Global drivers are likely to exert a higher influence for Australian rates in the short term. Going into 2023, investors need to remain agile and have dry powder1 assets to deploy.
2022 saw the emergence of 70’s style inflation across the globe from both demand and supply side factors, leading central banks to embark on an intense policy tightening cycle. The geopolitical risks earlier in the year, led to a sharp increase in energy prices, incessant upside surprises in inflation numbers, and the emergence of tail risk scenarios threatening financial market stability closer to Q3 2022. All of this culminated in a turbulent period for almost all asset classes. Rising interest rates and widening credit spreads, pressured fixed income total returns, while expected impact on corporate margins from rising costs and wages as well as slowing economic growth, led equities to struggle as well.
Some of these factors saw a reversal in Q4, as US and global inflation numbers showed signs of peaking or slowing down overall. Drastic downside energy scenarios seemed to have been avoided for Europe and optimism about China’s re-opening narrative emerged. This has led to markets pricing in a shallower recession in the US and Euro area than initially expected, and a bounce back in asset performance (Figure 1) and a consolidation was seen in medium and longer tenor rates (Figure 2).
Figure 1: Most assets still down for the year, but a reversal is starting to build momentum from Q4
Figure 2: The relentless rise in yields has hit a pause recently
In Australia the Reserve Bank of Australia (RBA) shifted to smaller rate hikes earlier than other Developed Market central banks, and raised its cash rate by 25bps to 3.10% in its December 2022 meeting. It noted that tightening remains open and not on a pre-set course, highlighting the balance between strong domestic demand, tight labor markets and that of uncertainties over the timing and extent of slowdown in household spending ahead. Inflation remains high, with Year-on-Year Consumer Price Index at 7.3% in the September quarter - the highest inflation rate since 1990! However, recent monthly release numbers for October, show signs that it may have peaked falling to 6.9%.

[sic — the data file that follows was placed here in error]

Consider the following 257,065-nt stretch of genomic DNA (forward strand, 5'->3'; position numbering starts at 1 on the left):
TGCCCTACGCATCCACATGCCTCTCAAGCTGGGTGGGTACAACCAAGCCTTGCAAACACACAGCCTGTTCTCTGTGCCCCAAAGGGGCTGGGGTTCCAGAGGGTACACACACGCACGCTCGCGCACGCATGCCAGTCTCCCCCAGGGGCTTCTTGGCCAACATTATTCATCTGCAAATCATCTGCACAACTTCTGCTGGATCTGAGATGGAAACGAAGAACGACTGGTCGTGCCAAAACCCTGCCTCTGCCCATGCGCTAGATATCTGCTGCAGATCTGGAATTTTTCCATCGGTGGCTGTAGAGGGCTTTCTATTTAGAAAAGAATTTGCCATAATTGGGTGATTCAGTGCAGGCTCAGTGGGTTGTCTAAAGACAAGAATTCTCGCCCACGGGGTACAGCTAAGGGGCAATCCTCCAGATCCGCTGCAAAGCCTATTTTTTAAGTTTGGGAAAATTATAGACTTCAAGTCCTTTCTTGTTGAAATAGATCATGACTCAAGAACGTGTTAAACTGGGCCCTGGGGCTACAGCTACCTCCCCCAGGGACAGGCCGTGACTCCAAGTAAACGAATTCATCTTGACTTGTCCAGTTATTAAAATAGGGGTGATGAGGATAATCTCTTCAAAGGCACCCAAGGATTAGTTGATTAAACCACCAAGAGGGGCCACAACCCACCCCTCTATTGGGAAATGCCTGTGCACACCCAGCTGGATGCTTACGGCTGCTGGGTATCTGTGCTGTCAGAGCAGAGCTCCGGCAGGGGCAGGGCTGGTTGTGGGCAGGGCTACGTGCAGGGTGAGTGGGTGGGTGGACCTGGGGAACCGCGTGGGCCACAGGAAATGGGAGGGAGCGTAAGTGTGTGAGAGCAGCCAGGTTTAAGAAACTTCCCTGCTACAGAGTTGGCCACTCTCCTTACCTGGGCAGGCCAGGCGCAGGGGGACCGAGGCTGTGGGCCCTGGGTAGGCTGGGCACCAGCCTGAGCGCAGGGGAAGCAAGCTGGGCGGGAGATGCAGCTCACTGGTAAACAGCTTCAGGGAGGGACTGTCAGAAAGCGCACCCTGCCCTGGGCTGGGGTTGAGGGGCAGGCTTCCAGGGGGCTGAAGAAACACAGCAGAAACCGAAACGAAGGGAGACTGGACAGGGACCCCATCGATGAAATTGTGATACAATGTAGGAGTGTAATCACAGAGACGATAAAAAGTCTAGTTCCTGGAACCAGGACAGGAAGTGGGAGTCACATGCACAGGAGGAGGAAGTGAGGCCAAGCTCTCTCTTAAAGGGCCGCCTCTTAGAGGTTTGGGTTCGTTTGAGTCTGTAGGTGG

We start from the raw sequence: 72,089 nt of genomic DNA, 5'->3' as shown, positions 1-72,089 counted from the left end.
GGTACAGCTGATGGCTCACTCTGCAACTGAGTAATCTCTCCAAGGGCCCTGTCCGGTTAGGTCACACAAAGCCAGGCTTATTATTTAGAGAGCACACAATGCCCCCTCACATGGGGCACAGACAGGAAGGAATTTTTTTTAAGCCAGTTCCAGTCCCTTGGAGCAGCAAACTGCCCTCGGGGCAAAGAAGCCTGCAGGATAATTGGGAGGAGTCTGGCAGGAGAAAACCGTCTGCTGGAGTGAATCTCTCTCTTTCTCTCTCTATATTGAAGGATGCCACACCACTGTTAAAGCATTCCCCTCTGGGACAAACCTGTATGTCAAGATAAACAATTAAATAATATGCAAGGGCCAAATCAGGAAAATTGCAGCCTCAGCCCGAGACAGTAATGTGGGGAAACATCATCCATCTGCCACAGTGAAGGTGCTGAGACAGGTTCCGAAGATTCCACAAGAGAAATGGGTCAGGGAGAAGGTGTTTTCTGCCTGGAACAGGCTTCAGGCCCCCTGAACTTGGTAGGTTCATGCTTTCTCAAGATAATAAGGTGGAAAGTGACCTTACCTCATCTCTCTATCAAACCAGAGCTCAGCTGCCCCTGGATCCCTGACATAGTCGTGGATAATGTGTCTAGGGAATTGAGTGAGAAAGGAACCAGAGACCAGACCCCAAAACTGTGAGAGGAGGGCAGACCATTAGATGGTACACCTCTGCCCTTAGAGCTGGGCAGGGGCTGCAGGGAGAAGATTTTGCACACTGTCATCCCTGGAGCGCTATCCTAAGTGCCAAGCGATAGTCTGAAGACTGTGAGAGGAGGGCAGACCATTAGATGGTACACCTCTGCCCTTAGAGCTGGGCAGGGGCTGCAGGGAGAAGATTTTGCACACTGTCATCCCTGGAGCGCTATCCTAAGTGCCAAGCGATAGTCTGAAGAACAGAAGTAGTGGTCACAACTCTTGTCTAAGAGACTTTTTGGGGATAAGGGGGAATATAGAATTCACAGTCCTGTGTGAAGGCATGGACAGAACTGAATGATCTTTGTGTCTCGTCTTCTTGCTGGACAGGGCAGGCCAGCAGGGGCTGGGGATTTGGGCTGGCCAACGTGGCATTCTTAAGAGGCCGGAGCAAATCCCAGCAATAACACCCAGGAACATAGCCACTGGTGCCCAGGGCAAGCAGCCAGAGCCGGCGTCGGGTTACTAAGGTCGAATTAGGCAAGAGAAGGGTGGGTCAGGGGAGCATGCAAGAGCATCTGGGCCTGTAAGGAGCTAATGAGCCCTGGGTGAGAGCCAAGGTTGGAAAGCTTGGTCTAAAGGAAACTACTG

Global drivers are likely to exert a higher influence for Australian rates in the short term, and risks do exist. These include 1) the fact that the market is expecting an increase in gross ACGB supply in Q1 2023, 2) the cessation of the RBA's bond purchase program coming to effect on the intermediate tenors, and 3) the slower pace of hiking by the RBA posing greater risks of inflation getting entrenched and more data driven moves later.
Going into 2023, investors need to remain agile and have dry powder in cash/high quality liquid assets to deploy, looking for signs to emerge, pointing to a meaningful lowering of inflation that is closer to target, enabling risk assets to find a bottom. Australian investors looking for a stable source of income, which complements cash and domestic fixed income in a portfolio may consider high quality FRNs. These are issued predominantly by Australian banks whose fundamentals remain strong from the margin benefits due to the sharp increase in interest rates. The floating coupon FRNs pay, set at a margin over the bank bill swap rate (BBSW), has historically followed movements in cash rate very closely. With markets expecting the cash rate to stabilize at cycle highs of 3.7% to 3.8% in Q2/Q3 20222 this could provide a cushion against spread margin volatility, and with limited duration risk this is a compelling high yielding, low volatility asset.
1 “Dry powder” is a term that refers to the amount of cash reserves or liquid assets available for use. They are usually kept on hand to cover future obligations that may or may not be foreseen.
2 Bloomberg Policy Rate Estimate. As of 13 December 2022.
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